Paint Your Town Red is part analysis, part brief history and part how-to guide. It deftly exposes the problems with our current modes of governance and ownership, then offers a guided tour through successful, local alternatives, from the Mondragon corporation in Spain to the much lauded Preston Model in England. The book closes with a series of short and immediately practicable suggestions for people to start creating change in their community. Brown and Jones suffuse this book with a contagious, intoxicating sense of hope.
The core thesis of Paint Your Town Red is that local government, workers cooperatives and other innovative responses to the crises affecting the modern world, are not only the most effective, but also the most feasible responses for those who want to improve society.
The author’s analysis of society is detailed and persuasive without getting caught up in intractable debates. Its discussion of the causes of Brexit is even handed and moves on once the necessary point has been established. Similarly, Covid-19 is considered throughout, though it recognises that the pandemic has exacerbated existing issues and doesn’t get caught up in the woolly debates over responses. Impressively for a book released so soon after the pandemic begins, the discussion of Covid never feels like an afterthought.
The highlight of this analysis is how the major problems identified are always linked back to the value of alternative models of ownership. From wage stagnation and brain drain to recalcitrant national governments, the author’s have clearly thought deeply and seriously about these problems, which is why their solutions are so convincing.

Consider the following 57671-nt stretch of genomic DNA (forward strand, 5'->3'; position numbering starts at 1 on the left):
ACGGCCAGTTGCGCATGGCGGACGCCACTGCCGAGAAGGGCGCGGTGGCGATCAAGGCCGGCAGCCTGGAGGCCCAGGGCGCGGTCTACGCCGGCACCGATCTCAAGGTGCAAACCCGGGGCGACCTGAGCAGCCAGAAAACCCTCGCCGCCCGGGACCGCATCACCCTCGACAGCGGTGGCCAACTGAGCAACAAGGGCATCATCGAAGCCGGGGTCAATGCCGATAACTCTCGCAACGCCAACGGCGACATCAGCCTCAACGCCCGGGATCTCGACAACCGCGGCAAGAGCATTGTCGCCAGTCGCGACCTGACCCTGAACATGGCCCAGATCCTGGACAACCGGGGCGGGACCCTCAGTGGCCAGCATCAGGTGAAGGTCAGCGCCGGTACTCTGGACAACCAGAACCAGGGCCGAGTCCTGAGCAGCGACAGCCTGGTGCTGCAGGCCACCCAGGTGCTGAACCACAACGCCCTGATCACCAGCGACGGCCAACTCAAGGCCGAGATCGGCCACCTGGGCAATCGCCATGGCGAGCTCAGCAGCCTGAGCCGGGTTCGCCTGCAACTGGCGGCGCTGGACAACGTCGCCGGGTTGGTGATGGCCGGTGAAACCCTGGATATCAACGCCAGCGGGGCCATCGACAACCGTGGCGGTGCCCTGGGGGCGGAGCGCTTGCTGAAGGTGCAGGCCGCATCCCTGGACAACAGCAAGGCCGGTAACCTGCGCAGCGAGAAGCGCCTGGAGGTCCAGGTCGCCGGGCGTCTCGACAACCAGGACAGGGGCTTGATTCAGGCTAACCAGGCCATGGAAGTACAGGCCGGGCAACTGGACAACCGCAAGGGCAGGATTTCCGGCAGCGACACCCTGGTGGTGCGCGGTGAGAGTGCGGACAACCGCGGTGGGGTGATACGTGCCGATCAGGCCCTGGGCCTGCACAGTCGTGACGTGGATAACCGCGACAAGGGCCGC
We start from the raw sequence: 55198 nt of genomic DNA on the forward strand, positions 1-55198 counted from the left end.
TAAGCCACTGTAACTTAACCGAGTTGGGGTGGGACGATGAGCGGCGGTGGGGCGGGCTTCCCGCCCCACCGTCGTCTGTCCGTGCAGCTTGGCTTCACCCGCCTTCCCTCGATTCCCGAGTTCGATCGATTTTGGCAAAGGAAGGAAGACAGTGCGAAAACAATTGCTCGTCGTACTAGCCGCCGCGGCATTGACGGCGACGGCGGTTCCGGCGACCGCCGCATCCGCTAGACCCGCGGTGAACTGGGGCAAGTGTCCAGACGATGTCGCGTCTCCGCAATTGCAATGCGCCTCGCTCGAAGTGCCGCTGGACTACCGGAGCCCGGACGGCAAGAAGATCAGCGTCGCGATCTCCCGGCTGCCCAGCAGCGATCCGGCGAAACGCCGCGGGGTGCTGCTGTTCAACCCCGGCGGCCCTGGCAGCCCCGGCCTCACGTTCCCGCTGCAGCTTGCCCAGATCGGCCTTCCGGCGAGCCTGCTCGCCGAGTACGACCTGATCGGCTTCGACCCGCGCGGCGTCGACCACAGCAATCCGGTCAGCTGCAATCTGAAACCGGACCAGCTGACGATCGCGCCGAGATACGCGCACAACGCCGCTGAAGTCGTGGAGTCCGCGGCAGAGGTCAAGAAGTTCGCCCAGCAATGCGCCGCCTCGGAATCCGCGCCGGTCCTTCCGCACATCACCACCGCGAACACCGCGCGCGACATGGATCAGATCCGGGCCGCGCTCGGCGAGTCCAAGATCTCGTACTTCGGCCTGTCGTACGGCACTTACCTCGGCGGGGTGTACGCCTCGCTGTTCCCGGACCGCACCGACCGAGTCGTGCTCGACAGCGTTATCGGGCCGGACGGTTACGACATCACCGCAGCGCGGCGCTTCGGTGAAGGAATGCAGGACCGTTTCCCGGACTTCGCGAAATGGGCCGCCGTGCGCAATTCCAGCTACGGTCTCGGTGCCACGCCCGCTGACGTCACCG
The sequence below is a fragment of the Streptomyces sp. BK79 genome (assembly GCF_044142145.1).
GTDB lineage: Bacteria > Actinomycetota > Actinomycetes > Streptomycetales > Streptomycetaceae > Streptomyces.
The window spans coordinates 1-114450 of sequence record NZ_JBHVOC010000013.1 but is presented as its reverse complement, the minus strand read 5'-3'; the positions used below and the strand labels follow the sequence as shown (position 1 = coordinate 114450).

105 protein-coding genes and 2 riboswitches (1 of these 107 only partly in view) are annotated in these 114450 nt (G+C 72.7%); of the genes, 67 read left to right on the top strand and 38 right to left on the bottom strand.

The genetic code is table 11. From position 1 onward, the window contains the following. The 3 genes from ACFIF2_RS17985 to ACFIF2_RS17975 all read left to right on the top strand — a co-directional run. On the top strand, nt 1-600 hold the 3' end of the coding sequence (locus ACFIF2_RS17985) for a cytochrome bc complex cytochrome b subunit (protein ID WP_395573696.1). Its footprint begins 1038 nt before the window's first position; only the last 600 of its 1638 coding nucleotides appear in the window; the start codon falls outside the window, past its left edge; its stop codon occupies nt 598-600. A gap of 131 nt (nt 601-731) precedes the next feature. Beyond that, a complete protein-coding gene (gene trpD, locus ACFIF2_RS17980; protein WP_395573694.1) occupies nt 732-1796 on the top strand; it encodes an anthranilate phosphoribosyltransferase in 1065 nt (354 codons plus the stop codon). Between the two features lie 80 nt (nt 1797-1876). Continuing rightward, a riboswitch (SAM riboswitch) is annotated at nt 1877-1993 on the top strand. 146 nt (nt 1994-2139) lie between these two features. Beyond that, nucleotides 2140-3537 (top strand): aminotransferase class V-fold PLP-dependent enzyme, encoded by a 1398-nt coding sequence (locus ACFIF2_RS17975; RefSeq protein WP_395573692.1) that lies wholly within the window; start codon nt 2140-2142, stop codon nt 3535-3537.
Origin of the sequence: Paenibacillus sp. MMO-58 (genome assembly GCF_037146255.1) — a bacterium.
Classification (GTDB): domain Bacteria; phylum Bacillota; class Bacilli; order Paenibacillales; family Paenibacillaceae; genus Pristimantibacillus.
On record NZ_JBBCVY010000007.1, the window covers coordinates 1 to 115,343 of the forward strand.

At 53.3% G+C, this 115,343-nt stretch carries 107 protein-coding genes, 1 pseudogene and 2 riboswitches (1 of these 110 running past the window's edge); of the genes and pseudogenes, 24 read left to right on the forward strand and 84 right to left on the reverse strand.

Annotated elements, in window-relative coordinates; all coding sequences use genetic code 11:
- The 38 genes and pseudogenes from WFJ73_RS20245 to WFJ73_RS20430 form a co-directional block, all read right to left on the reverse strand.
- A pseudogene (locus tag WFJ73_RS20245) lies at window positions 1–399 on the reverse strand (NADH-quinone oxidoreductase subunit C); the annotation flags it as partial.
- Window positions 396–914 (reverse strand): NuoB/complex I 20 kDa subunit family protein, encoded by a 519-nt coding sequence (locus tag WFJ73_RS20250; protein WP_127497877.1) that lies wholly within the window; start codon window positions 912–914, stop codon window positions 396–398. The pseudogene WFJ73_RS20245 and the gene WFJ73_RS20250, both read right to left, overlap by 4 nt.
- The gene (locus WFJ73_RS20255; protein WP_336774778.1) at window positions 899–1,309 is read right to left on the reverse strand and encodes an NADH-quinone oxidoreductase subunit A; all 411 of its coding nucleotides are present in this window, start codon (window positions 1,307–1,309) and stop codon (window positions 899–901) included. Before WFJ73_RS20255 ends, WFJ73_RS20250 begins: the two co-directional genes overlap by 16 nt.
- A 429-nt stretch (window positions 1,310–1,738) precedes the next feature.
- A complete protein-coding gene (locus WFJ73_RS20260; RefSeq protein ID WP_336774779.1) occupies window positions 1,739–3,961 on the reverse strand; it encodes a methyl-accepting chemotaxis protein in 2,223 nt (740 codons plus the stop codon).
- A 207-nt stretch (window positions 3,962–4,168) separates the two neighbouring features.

The work is also convincing in no small part due to its series of case studies, which run the gamut from individual organisations to entire regions. These are detailed enough to show that an alternative world is possible, and indeed that it can be successful, without the book becoming a weighty compendium.
Throughout, Brown and Jones hint at something more. There are a few pages that wouldn’t look out of place in an introduction to Alex Nivens’ reimagining of English Identity, New Model Island, and its occasional forays into national economics hint at a substantive engagement with concepts from Grace Blakeley’s Stolen: How to Save the World from Financialisation. The book rightly recognises that these topics are best expounded on elsewhere and is richer for only taking as much from these works as is needed.
Being unencumbered in this way keeps the book breezy and light – rather than becoming a dense academic text, Paint Your Town Red dedicates itself fully to being a how-to guide for aspiring local radicals. It is in this regard that the book really shines and acts as a clear counter to the oft cited platitude that the left does not offer solutions of its own.
As a how-to guide, Paint Your Town Red is far more comprehensive. There are reams of resources, suggestions and discussion points. This section of the book comes after it has thoroughly convinced the reader that change is both necessary and within their grasp- and is all the more powerful for it.
This text deserves a place on the bookshelf of every local councillor, every theorist and everyone who’s ever despaired that there is nothing to be done. Paint Your Town Red is not just a dizzying portrait of a possible future, it’s a clear roadmap for getting there.
Words by Charley Weldrick
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